If your insurers did not make it clear when you purchased the policy (either in their Key Facts document or Policy Document) that you would have to pay the excess in each policy year then I suspect you might have a good case with the ombudsman as this is not generally the norm for this type of policy.

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Hi,

 

Our dog is about 15 years old, hence the large excesses.

 

The issue - as I see it - is that the documents do not make clear, nor has it been made clear at any point in the past, that the excess is per condition per policy year - on a first reading it looks like it is just per condition.

 

The wording before the excess tables is "What you must pay for each illness or injury that is treated during the period of insurance".

 

I would have expected the "period of insurance" to include the 12 month period during which I am eligible for payments from the insurer for each illness/condition.

 

I realise that in terms of the small print I may be wrong - but I certainly don't feel this amounts to fair treatment, and I do feel the documents do not make this clear.

 

-- Tim.

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Hi,

 

Our dog is about 15 years old, hence the large excesses.

 

The issue - as I see it - is that the documents do not make clear, nor has it been made clear at any point in the past, that the excess is per condition per policy year - on a first reading it looks like it is just per condition.

 

The wording before the excess tables is "What you must pay for each illness or injury that is treated during the period of insurance".

 

I would have expected the "period of insurance" to include the 12 month period during which I am eligible for payments from the insurer for each illness/condition.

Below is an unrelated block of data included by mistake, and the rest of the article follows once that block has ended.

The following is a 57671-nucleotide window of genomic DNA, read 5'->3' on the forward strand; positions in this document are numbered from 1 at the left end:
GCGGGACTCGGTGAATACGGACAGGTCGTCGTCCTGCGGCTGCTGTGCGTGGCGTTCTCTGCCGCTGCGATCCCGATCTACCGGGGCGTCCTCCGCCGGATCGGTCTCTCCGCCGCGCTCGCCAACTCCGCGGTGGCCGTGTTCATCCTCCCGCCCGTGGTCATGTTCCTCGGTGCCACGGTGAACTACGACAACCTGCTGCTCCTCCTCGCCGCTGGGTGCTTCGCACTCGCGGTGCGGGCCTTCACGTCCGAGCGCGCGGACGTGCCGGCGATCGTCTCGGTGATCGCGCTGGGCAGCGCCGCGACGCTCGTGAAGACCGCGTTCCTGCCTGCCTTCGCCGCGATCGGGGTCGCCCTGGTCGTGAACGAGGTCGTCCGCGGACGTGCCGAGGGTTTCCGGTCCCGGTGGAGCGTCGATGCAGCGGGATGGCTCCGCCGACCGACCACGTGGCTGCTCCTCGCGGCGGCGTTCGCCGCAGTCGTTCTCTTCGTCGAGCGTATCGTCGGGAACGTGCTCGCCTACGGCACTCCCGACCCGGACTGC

I realise that in terms of the small print I may be wrong - but I certainly don't feel this amounts to fair treatment, and I do feel the documents do not make this clear.

 

-- Tim.

 

Hey Tim,

 

I actually work for a large pet insurance company, May i ask who it is you're insured with?

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Hi,

 

I'm with Thistle Insurance services, part of Jardine Lloyd Thompson, trading as PAWS pet insurance.

 

thanks,

-- Tim.

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I'm having trouble locating there website to look at T&C's. if you can provide them or a website i would like to look at them.

 

A lot of insurance companys that offer liftime cover with a flat xs will apply for each unrelated condition with that policy year and when the policy renews the xs will apply again for that year. If there's a % then that will usually apply to all claims regardless of continuation claim or not.

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  • 2 months later...

@bg5067 - I'll try and find an electronic T&C, though I'm suspecting it doesn't exist online.

 

I complained to the Financial Ombudsman service, but it turns out that is useless in this case. Thistle acted as an intermediary for Alpha A/s in Denmark, which the FOS tell me means that it is not under their jurisdiction. I have to complain to the Danish equivalent.

 

This costs money unfortunately - not a lot, but I'm wondering how far it makes sense taking this.

 

Annoyingly Thistle themselves, in response to my complaint, directed me to the UK FOS as my next port of call. Evidently this has been nothing more than a waste of time.

 

-- Tim.